- And if both radios were off, it toggles WiFi on according to the specs set in normal Wifi config.

The simple button script just requires adding a file '/etc/hotplug.d/button/10-radio-toggle'.

root@OpenWrt:/# cat /etc/hotplug.d/button/10-radio-toggle

#!/bin/sh
if [ "$BUTTON" = "BTN_2" ] && [ "$ACTION" = "pressed" ]; then
    if [ -d /var/run/hostapd-phy0 -o -d /var/run/hostapd-phy1 ]; then
        logger "WiFi button used: WiFi down"
        /sbin/wifi down
    else
        logger "WiFi button used: WiFi up"
        /sbin/wifi up
    fi
fi

WPS button:

If you have a WPS-enabled network device (like a modern USB dongle) supporting Wi-Fi Protected Setup (WPS), you can negotiate joining the router's Wifi network without manually entering SSID & passkey. You just initiate "WPS authentication" by pushing the similar WPS button on the device (or launching the process by its driver/control software). After the device has initiated the authentication process, you can accept the transaction by using the WPS button on WNDR3700. The connection should then get negotiated, and in most cases in future your PC should remember the received network settings from then on.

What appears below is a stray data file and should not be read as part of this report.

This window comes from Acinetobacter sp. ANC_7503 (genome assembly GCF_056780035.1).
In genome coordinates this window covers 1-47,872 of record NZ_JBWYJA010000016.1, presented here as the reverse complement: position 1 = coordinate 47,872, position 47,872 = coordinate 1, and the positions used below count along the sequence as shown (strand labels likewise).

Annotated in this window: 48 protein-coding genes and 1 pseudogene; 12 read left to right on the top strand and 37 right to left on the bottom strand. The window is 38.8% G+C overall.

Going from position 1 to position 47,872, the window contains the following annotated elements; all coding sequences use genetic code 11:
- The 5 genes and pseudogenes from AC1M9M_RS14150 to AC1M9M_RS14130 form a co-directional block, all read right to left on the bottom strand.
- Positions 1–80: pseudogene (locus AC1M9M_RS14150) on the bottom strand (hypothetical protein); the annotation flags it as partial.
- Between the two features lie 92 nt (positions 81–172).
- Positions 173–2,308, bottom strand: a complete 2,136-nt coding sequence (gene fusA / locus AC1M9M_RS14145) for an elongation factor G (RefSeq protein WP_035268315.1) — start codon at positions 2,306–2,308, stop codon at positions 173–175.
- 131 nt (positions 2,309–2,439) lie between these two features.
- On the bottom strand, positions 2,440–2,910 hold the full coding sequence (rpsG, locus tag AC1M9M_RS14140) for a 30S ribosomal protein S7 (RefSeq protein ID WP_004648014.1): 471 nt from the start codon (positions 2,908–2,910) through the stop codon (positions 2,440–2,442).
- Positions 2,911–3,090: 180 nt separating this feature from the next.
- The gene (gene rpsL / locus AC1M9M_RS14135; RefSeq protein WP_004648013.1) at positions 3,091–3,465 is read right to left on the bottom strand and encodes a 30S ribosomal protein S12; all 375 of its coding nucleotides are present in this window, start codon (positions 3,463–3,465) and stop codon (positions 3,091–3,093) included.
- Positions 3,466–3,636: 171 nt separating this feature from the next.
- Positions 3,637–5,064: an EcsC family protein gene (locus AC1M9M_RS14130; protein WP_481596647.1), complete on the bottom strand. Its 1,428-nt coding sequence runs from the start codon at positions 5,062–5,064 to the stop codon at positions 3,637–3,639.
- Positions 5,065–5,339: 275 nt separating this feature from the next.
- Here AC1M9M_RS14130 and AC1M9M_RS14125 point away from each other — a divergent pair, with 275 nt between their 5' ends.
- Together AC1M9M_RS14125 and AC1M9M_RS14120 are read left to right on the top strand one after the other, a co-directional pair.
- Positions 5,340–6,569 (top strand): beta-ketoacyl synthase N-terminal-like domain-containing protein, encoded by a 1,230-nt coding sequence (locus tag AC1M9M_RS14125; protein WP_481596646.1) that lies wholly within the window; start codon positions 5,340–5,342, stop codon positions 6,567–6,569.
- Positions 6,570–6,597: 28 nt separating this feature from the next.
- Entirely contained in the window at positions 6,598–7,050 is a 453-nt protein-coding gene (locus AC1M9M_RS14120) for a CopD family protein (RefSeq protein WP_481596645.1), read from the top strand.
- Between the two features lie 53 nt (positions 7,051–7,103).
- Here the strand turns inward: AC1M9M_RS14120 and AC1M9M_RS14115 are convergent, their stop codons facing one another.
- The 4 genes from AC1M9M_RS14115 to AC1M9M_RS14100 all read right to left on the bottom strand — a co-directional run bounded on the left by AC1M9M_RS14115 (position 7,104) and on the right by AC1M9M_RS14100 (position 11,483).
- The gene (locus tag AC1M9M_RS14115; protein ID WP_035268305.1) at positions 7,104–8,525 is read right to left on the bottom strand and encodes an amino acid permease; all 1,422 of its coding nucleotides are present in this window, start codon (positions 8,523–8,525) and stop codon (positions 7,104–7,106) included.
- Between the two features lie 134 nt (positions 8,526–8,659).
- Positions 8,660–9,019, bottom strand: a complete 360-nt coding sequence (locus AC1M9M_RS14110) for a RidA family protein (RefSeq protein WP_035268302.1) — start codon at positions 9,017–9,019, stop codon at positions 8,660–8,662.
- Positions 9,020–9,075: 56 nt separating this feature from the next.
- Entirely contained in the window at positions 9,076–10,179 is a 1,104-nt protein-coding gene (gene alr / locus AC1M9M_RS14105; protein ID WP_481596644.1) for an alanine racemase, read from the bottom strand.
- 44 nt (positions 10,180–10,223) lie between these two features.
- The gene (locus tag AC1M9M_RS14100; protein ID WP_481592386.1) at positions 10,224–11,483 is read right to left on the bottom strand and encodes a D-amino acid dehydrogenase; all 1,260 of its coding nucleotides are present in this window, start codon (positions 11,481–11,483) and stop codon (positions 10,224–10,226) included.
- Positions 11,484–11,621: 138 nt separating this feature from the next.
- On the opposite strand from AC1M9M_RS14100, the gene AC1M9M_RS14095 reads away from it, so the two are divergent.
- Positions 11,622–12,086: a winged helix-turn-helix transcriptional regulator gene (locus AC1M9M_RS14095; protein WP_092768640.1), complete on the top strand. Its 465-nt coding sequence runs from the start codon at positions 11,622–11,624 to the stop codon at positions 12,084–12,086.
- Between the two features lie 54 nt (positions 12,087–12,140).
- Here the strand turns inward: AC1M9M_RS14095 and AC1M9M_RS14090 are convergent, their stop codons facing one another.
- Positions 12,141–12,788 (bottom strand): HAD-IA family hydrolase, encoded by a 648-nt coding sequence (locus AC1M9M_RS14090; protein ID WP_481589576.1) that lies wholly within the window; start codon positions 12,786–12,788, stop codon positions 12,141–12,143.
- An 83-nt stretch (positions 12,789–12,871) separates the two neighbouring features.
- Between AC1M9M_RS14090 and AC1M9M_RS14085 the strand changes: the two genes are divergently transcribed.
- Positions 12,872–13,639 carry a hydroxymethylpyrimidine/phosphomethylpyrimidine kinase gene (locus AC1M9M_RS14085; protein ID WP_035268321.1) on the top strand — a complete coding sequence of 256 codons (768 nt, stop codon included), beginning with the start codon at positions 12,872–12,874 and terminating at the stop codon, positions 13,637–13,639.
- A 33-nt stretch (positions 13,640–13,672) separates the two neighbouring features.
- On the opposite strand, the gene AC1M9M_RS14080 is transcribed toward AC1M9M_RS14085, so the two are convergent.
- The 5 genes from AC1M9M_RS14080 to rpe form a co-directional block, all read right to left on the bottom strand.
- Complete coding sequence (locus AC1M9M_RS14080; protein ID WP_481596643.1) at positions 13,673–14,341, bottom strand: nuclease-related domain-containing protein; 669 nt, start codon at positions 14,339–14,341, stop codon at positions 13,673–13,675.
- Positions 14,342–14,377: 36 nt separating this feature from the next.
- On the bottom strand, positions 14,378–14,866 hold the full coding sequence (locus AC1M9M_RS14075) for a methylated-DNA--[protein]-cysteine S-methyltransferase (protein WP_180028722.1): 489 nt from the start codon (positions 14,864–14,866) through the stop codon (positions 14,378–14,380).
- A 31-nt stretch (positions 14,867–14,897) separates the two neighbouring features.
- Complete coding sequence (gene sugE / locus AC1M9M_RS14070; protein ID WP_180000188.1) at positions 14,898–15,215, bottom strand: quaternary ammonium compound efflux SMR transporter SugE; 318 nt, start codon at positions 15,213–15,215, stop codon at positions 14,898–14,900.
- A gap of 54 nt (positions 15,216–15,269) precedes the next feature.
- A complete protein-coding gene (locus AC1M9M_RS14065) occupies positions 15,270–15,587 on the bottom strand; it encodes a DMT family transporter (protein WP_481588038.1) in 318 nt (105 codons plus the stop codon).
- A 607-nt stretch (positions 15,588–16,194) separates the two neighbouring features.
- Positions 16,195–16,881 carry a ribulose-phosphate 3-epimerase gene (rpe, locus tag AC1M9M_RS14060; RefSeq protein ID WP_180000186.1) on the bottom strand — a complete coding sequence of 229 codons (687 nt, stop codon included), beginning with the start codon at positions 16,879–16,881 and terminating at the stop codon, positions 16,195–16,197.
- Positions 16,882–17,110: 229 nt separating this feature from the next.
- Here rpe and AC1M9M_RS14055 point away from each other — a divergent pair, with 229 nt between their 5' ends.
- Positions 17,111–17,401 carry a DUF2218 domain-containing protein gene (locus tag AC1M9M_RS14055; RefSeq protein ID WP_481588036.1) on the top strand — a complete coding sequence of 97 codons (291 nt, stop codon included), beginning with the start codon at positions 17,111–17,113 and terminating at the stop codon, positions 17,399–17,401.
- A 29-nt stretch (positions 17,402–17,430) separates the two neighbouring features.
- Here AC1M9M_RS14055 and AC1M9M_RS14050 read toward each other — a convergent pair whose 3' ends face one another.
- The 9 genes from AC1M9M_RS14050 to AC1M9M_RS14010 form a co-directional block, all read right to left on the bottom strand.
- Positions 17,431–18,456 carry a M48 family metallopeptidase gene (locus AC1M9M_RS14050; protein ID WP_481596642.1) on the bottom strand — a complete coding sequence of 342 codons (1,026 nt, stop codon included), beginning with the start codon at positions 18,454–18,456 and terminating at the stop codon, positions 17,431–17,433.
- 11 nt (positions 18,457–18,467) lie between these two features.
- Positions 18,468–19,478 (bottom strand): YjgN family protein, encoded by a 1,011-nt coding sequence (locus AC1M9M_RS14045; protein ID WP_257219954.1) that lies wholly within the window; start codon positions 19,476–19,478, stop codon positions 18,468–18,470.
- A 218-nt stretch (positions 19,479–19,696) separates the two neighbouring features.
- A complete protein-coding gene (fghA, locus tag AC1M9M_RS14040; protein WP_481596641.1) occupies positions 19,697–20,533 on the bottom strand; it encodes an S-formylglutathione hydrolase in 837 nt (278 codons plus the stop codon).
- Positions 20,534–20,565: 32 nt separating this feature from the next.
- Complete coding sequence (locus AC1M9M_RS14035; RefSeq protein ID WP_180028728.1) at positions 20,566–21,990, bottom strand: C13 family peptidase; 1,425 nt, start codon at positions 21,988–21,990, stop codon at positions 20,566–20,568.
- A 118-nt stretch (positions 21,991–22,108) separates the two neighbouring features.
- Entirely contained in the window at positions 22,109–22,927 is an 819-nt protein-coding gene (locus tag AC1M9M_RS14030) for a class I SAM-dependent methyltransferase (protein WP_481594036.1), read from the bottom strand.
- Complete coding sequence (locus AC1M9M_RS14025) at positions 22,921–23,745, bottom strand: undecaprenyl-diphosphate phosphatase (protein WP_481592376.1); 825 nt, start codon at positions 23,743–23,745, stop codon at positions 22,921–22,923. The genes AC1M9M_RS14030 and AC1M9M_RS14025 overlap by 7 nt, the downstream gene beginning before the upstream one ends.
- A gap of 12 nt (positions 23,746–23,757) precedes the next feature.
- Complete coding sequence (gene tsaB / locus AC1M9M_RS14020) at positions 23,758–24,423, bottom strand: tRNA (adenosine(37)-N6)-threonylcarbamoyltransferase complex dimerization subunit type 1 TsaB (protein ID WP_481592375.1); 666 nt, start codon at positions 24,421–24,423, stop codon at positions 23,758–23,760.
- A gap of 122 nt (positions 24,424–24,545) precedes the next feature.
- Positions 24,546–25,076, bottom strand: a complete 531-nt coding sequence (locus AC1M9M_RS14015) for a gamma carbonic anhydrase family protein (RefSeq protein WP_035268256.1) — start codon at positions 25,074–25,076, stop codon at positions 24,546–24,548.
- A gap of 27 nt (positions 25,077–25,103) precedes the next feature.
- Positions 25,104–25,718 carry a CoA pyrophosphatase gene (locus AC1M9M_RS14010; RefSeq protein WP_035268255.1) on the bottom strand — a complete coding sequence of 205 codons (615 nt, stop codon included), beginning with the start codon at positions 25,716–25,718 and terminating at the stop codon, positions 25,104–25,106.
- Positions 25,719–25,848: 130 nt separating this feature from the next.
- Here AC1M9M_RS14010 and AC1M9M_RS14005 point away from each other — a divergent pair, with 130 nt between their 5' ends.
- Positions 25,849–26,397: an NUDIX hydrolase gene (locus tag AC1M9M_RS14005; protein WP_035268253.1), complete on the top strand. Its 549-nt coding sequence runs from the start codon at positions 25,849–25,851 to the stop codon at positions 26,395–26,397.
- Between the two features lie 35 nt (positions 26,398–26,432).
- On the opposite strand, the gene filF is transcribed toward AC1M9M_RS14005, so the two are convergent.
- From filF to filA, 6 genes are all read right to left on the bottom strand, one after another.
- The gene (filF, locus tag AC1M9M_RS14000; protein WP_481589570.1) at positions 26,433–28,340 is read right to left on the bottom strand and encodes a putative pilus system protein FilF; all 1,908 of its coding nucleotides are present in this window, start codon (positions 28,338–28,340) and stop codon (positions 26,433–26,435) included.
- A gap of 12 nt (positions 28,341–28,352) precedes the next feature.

After finding the information and browsing the hostapd package sourcecode, the needed actions for enabling the WPS button are pretty simple:

1) Using WPS authentication requires replacing the default 'wpad-mini' package with 'wpad' and 'hostapd-utils'. The reason is that the tool "hostapd_cli" and some needed support functions are not included in 'wpad-mini'.

WPS authentication itself is launched with a command: hostapd_cli -p /var/run/hostapd-phy0 wps_pbc

It tells the running hostapd daemon to participate in ongoing WPS authentication sequence. It needs to be run separately for each radio (= each existing hostapd process).

2) And it only works if the '/etc/config/wireless' has been modified to include info about WPS authentication being allowed by adding the option 'wps_pushbutton' '1' to the wifi-iface section of (each) radio. Additionally, the encryption should be WPA2-PSK (or maybe WPA-PSK is enough, I haven't tested).